Fallen v. IRS Department of Treasury
MEMORANDUM OPINION AND ORDER granting 19 MOTION for Summary Judgment ; entering judgment in favor of the defendant;directing clerk to close this case. Signed by Judge Paul W. Grimm on 5/22/2017. (c/m 5/22/2017 aos, Deputy Clerk)
IN THE UNITED STATES DISTRICT COURT
FOR THE DISTRICT OF MARYLAND
UNITED STATES OF AMERICA,
Case No.: PWG-16-1578
MEMORANDUM OPINION AND ORDER
Plaintiff Di’Onna Fallen seeks refunds that she claimed on her 2005 and 2010 federal tax
returns. Compl., ECF No. 1. The United States disputes her entitlement to either of the
requested refunds and has filed a Motion for Summary Judgment. ECF No. 19. The Motion is
fully briefed, Def.’s Mem., ECF No. 19-1; Pl.’s Opp’n ECF No. 21; Def.’s Reply, ECF No. 22,
and no hearing is necessary, Loc. R. 105.6 (D. Md.). Because the statute of limitations has
expired for the 2005 claim and because Fallen has failed to provide any evidence supporting her
right to the tax credit that was the basis for her 2010 claim, I will grant the United States’
Standard of Review
Summary judgment is proper when the moving party demonstrates, through “particular
parts of materials in the record, including depositions, documents, electronically stored
information, affidavits or declarations, stipulations . . . , admissions, interrogatory answers, or
other materials,” that “there is no genuine dispute as to any material fact and the movant is
entitled to judgment as a matter of law.” Fed. R. Civ. P. 56(a), (c)(1)(A); see also Baldwin v.
City of Greensboro, 714 F.3d 828, 833 (4th Cir. 2013). If the party seeking summary judgment
demonstrates that there is no evidence to support the nonmoving party’s case, the burden shifts to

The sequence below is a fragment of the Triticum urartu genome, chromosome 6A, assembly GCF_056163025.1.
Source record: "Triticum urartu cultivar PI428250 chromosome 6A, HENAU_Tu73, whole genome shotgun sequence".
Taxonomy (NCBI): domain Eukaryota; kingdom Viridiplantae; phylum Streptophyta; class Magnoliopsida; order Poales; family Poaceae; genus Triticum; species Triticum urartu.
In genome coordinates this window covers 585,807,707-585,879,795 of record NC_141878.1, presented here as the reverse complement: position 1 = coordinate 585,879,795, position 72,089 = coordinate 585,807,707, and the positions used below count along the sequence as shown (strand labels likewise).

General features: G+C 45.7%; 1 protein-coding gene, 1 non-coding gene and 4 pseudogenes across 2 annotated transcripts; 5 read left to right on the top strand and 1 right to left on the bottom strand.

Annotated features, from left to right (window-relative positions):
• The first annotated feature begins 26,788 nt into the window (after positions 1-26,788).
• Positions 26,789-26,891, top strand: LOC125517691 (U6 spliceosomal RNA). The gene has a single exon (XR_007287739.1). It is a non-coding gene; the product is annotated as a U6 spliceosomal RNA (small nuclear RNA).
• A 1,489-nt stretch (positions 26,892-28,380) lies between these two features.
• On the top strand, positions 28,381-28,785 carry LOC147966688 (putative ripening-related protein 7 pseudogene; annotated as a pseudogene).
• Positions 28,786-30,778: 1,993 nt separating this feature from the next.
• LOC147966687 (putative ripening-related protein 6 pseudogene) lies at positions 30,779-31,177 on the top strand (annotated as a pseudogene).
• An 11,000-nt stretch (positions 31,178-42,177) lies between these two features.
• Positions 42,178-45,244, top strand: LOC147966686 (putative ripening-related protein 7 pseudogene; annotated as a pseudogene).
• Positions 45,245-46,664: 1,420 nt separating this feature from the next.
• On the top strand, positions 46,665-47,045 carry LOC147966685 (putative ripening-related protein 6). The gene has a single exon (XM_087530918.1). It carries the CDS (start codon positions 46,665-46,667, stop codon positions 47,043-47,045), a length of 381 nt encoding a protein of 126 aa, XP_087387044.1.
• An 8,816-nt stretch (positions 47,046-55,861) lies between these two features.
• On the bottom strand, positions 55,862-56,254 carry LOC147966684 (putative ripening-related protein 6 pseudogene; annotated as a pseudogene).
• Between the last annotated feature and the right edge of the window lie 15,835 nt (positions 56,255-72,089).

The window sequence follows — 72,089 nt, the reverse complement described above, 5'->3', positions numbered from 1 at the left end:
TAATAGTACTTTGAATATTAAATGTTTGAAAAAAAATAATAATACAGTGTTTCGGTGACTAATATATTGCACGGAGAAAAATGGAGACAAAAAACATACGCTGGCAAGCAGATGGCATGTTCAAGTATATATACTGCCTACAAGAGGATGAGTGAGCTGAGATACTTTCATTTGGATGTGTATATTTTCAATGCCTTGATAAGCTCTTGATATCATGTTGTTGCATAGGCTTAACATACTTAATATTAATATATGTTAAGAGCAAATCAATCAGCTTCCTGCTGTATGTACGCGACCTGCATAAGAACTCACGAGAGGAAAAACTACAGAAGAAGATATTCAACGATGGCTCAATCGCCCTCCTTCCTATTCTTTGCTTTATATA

the nonmoving party to identify evidence that shows that a genuine dispute exists as to material
facts. See Matsushita Elec. Indus. Co. v. Zenith Radio Corp., 475 U.S. 574, 585–87 & n.10
(1986). The existence of only a “scintilla of evidence” is not enough to defeat a motion for
summary judgment. Anderson v. Liberty Lobby, Inc., 477 U.S. 242, 251–52 (1986). Instead, the
evidentiary materials submitted must show facts from which the finder of fact reasonably could
find for the party opposing summary judgment. Id.
In April 2013, Plaintiff Di’Onna Fallen filed tax returns with the Internal Revenue
Service (“IRS”) for tax years 2005 through 2012, inclusive. Pl.’s Resp. to Def.’s Interrog. No. 4,
Defs.’ Mot. Ex. A, at 2, ECF No. 19-4.1 She claimed a $4,129.00 refund on her 2005 return and
a $2,267.12 refund on her 2010 return. 2005 Form 1040EZ, Def.’s Mot. Ex. A., at 5; see also
2010 Form 1040, Def.’s Mot. Ex. A, at 12 (claiming $2,094 refund); 2010 Notice CP21B, Def.’s
Mot. Ex. A., at 9 (calculating refund due as $2,267.12 based on information Fallen provided on
her 2010 Form 1040A). The IRS denied the requested refunds for both years. See Letter from
Internal Revenue Serv., to Di’Onna Fallen (July 30, 2013), Def.’s Mot. Ex. A, at 7.2 After
struggling to appeal those denials, Fallen filed suit in this Court.
The United States argues that Fallen’s 2005 refund claim is time-barred. Def.’s Mem. 3.
A taxpayer must file a refund claim with the IRS “within 3 years from the time the return”
Fallen indicates that she also filed a 2013 tax return in April 2013, id., but that seems unlikely,
as the 2013 tax year had just begun at that time. In any event, that disputed fact is immaterial to